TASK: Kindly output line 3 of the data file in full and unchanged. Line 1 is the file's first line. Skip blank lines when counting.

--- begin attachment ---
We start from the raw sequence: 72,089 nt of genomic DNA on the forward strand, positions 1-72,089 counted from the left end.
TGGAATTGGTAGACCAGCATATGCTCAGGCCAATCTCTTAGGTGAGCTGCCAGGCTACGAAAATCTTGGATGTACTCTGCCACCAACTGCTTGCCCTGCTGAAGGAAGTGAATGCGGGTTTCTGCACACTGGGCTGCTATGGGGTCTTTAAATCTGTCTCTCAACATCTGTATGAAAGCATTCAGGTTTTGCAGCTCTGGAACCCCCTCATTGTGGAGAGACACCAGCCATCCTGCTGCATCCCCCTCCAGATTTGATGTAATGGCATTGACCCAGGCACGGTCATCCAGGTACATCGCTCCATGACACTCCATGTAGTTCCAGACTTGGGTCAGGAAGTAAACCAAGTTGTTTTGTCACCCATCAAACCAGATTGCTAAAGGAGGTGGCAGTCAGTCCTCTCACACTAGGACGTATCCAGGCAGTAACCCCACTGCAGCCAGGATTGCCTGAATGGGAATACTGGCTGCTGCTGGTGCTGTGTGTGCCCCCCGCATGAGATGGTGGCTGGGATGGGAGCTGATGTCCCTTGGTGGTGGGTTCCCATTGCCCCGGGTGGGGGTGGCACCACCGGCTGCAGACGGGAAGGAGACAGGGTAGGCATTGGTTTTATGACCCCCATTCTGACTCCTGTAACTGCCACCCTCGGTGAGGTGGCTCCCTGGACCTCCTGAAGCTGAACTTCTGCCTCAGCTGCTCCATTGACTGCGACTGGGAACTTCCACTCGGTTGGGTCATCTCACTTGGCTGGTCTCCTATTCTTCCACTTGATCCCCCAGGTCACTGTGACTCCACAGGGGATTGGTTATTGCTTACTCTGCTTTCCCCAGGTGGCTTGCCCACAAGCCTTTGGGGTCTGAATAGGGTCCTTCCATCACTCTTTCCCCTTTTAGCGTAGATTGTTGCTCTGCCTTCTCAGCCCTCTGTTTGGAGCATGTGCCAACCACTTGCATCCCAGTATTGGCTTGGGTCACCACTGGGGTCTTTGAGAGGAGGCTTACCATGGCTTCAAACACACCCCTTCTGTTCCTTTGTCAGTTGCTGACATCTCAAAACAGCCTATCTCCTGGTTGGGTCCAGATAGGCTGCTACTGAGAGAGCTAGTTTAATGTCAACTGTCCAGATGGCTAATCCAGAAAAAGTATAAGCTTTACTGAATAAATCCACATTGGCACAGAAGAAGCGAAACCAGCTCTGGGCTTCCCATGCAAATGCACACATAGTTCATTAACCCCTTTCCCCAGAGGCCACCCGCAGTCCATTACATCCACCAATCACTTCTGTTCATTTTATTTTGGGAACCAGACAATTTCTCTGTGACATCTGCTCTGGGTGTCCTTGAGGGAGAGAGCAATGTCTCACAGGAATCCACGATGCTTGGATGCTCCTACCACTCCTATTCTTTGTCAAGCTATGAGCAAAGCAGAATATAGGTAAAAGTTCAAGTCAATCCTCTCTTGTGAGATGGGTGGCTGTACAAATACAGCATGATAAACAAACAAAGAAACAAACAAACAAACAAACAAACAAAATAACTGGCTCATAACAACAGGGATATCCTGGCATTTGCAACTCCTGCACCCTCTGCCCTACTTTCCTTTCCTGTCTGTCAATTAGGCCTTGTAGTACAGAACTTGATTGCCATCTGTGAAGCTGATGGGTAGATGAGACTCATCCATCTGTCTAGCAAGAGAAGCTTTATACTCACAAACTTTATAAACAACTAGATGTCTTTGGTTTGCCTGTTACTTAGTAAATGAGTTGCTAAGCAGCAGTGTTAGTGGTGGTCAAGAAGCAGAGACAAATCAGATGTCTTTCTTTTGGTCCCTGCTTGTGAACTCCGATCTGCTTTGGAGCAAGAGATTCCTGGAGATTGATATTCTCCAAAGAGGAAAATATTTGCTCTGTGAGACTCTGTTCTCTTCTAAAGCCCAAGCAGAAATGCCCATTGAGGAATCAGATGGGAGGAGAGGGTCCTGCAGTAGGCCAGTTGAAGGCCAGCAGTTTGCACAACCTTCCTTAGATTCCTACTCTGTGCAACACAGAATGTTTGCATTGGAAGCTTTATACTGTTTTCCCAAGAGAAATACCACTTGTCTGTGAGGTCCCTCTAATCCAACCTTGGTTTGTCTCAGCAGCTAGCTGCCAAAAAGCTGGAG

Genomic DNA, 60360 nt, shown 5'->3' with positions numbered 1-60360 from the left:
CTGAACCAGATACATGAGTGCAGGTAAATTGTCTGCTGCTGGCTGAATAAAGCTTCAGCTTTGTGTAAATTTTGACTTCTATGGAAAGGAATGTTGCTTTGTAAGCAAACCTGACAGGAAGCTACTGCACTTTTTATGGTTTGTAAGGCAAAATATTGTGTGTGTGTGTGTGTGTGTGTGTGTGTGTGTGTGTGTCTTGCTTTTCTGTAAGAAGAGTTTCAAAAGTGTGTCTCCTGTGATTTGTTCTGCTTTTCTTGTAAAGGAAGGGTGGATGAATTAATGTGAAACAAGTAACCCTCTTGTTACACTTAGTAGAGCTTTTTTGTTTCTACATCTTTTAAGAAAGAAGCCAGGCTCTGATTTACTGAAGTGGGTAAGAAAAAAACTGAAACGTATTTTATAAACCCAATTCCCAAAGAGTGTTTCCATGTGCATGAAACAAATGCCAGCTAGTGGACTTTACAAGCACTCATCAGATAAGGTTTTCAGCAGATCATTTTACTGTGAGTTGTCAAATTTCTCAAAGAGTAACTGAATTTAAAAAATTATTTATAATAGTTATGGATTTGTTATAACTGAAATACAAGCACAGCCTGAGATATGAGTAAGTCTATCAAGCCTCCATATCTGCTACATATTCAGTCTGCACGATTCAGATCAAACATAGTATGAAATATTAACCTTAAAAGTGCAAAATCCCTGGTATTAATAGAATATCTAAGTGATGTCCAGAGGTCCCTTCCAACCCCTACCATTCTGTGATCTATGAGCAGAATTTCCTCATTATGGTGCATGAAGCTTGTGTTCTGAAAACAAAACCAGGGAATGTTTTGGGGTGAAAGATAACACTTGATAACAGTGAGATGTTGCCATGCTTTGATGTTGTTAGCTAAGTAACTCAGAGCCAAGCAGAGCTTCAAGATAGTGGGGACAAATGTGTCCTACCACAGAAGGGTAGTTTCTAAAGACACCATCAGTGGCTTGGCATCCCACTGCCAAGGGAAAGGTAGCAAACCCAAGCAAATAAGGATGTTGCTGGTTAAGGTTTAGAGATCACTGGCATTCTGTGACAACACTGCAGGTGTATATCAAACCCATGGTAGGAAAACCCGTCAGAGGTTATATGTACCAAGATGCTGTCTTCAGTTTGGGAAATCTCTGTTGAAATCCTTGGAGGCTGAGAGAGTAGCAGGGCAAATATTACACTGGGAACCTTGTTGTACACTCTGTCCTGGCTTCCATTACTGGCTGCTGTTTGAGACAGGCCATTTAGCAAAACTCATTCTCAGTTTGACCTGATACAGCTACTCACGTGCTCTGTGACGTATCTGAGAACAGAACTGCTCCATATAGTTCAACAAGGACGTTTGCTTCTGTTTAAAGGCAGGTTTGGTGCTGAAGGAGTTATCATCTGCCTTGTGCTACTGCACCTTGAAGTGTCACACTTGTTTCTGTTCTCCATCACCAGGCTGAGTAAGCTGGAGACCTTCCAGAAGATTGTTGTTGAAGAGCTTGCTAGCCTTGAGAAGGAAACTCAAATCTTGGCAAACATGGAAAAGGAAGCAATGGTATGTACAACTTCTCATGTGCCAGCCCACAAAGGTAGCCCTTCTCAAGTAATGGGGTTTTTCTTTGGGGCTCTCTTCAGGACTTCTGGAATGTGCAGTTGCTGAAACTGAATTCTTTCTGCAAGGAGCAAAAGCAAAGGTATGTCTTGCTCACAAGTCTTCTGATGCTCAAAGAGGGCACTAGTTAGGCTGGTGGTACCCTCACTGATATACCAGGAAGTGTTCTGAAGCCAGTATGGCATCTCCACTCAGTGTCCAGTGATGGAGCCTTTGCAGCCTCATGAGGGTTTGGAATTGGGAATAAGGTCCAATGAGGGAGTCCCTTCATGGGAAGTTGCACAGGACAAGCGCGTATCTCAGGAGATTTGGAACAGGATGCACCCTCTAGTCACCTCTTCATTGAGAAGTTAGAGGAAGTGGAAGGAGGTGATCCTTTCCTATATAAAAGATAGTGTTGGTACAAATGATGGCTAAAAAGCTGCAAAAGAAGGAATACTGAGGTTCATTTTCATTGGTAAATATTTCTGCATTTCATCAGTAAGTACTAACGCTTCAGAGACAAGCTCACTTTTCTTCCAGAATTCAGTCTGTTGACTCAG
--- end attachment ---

Genomic DNA, 60360 nt, shown 5'->3' with positions numbered 1-60360 from the left: